Monday, 16 September 2013

Bridge to nowhere!

Sunday rest day…. Well more of a no cruising day!  I went for a local walk whilst Jan pushed the dust and dirt around the boat.
I did the usual thing of planning a walk which involved some footpaths that are not currently shown on the Open Street Map (OSM).  I didn’t measure the distance walked but it took me just on three hours so it was slightly shorter than my usual walk.  I managed to record six short sections.
The walk started from our mooring on the Shropshire Union Canal and at one point I found myself walking the towpath on the Staff & Worcs Canal.  Actually this canal life is almost like living in a parallel world.  When the footpath brought me out onto the towpath I immediately recognised where I was having cruised this section on two previous occasions.
The footpath led to the Fox & Anchor pub on the Staffs & Worcs Canal
You can drive around England and not realise just how close a canal might be or how different the countryside can look from the canal.  At one point on the walk the footpath seemed to disappear and I found myself walking through high weeds and stinging nettles.
Another section was labelled a bridlepath but it was so overgrown it appeared most unlikely a horse had been this way in years.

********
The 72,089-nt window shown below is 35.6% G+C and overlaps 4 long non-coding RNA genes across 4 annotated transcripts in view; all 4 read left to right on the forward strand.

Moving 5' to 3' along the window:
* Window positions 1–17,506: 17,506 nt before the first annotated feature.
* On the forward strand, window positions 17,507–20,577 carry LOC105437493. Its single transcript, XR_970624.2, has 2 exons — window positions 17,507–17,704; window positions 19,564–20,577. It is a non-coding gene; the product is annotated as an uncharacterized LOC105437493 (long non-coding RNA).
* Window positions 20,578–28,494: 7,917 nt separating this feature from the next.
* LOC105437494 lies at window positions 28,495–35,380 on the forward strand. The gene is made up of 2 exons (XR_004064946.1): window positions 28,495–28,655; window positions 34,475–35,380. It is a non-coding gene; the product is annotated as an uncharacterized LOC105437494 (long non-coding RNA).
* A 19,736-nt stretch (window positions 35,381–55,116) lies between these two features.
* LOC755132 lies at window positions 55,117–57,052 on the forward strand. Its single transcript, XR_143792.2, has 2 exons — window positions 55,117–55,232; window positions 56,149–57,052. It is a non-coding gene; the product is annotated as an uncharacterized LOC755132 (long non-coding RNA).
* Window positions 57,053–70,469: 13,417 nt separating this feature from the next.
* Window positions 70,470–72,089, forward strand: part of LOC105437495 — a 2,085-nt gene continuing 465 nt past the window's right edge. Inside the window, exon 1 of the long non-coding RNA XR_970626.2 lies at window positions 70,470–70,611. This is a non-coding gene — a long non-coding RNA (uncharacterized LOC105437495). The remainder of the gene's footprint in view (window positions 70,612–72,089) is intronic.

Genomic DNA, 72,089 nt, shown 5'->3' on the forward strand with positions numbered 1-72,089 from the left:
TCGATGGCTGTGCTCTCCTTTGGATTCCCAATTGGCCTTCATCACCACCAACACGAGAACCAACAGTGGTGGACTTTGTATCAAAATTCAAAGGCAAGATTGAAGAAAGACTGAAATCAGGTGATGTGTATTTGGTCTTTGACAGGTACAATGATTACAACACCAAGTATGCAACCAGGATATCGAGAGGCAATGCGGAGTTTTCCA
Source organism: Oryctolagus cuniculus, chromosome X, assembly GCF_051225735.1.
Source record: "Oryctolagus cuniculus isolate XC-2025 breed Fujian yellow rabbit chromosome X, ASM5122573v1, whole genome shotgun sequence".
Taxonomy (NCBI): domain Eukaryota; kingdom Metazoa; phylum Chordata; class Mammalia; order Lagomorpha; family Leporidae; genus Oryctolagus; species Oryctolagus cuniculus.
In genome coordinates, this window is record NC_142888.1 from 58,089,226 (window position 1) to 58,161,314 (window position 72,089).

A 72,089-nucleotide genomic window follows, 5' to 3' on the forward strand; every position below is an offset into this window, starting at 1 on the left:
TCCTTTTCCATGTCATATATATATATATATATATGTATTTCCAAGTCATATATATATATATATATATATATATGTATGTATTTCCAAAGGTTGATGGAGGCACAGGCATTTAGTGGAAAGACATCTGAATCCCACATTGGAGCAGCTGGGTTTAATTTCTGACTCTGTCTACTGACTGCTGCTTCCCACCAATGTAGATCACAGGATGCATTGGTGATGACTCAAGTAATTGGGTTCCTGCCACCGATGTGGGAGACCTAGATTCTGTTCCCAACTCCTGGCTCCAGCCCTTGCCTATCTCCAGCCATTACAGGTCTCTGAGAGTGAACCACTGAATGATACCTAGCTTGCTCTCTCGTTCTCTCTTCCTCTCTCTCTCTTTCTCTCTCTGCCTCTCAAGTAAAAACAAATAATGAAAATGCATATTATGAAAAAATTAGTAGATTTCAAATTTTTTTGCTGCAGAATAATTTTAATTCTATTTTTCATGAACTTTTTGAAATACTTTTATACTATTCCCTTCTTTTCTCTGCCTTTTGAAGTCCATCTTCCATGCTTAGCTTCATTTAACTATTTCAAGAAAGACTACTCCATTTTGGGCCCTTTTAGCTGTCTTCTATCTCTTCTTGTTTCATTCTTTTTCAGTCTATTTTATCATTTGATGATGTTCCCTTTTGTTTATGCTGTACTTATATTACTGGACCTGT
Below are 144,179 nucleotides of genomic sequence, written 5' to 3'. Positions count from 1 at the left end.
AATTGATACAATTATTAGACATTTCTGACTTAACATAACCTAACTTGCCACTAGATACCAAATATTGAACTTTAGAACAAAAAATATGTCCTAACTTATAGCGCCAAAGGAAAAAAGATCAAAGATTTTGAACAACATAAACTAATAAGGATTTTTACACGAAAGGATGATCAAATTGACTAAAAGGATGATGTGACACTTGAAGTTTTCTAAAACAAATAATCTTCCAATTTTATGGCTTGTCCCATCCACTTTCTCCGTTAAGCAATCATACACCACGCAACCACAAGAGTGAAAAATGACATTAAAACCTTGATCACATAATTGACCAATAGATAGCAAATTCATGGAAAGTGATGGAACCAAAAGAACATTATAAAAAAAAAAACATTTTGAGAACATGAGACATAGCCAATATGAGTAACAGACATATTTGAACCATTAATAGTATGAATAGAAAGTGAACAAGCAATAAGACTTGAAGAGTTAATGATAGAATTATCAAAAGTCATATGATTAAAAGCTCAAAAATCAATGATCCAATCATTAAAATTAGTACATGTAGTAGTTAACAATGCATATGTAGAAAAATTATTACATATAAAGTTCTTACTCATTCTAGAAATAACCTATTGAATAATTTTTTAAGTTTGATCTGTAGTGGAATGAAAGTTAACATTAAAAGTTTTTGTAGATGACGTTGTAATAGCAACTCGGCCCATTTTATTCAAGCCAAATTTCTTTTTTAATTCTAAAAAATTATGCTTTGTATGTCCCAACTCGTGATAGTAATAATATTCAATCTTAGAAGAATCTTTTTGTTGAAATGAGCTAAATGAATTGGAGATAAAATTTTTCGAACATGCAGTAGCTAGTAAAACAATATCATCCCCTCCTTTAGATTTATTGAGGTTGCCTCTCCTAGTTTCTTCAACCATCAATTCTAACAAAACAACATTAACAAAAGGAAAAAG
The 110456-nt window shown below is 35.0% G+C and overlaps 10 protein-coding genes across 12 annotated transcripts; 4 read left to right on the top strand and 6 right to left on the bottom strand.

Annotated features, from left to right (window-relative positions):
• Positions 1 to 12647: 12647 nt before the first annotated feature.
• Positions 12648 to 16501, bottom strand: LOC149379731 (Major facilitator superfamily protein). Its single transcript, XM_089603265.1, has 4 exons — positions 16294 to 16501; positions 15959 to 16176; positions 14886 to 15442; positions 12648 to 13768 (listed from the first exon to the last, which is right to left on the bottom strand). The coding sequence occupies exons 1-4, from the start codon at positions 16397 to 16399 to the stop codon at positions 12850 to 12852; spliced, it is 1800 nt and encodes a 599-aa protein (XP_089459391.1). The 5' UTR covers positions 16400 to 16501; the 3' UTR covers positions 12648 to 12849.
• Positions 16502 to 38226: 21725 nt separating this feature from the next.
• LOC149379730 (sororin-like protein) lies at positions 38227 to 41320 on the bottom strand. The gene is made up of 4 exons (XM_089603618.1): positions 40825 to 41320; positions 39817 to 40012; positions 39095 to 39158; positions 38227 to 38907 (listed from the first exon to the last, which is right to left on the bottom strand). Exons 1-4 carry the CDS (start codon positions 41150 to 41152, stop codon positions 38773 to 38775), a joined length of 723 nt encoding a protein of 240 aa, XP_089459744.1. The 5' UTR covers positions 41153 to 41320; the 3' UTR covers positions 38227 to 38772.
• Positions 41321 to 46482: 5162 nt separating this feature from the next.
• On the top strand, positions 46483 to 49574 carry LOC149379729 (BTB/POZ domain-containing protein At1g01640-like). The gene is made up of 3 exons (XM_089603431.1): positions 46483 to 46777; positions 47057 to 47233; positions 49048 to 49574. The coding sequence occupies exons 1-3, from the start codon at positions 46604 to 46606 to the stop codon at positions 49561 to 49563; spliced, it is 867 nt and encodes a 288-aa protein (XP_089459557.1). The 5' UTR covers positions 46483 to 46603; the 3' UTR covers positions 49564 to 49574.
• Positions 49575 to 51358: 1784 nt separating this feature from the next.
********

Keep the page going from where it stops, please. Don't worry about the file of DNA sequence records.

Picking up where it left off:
Trees on either side of the path screened me from observation whilst I could look out across the fields.  It was almost as if I was walking along a secret corridor.
There were a number of tractors ploughing a field in the distance and I assumed it was some competition or an exhibition.
I hadn’t realised my route would taken me around the other side of the field.  The first tractor I saw was quite small and my initial though was this was an exhibition of vintage tractors.
Then I realised they were all small and some were actually quite modern.  I must be used to very large Australian tractors working vast acres of farmland!
The last leg of the walk brought me back to the canal.  Yesterday we passed under this bridge and commented on its elegant appearance.
Avenue Bridge
Today I was surprised to discover my footpath ended here
A beautiful bridge to nowhere!
So why is it here and abandoned?  Google brought up a few answers.
Some distance away is Chillington Hall, a Georgian Country House belonging to the Giffard family.  The current building was constructed between 1724 and 1785.  The park and lake were landscaped by Capability Brown.  Around 1725 Peter Giffard planted an avenue of oak trees either side of the road leading to the hall.  Looking on Google Earth it is possible to see the alignment of the original avenue.  Thomas Telford had the bridge built around 1830 as part of the construction of the Shropshire Union Canal.  One assumes the grand bridge design was required by the Giffard family as part of the permission for the canal.  Subsequently a new road was built to the west of the canal bisecting the ‘Avenue” which shortened the lane to Chillington Hall.  The rest of the Avenue and the bridge must have then been abandoned.
Chillington Hall (left arrow)  New road junction (next arrow)  Location of the bridge (3rd arrow)  Original end of the avenue (right arrow)
Some of it is clearer on the following captured section from the Waterway Routes canal map.

1 comment :

Mark and Corinne said...

Very interesting, had to goggle Chillington Hall to find out more.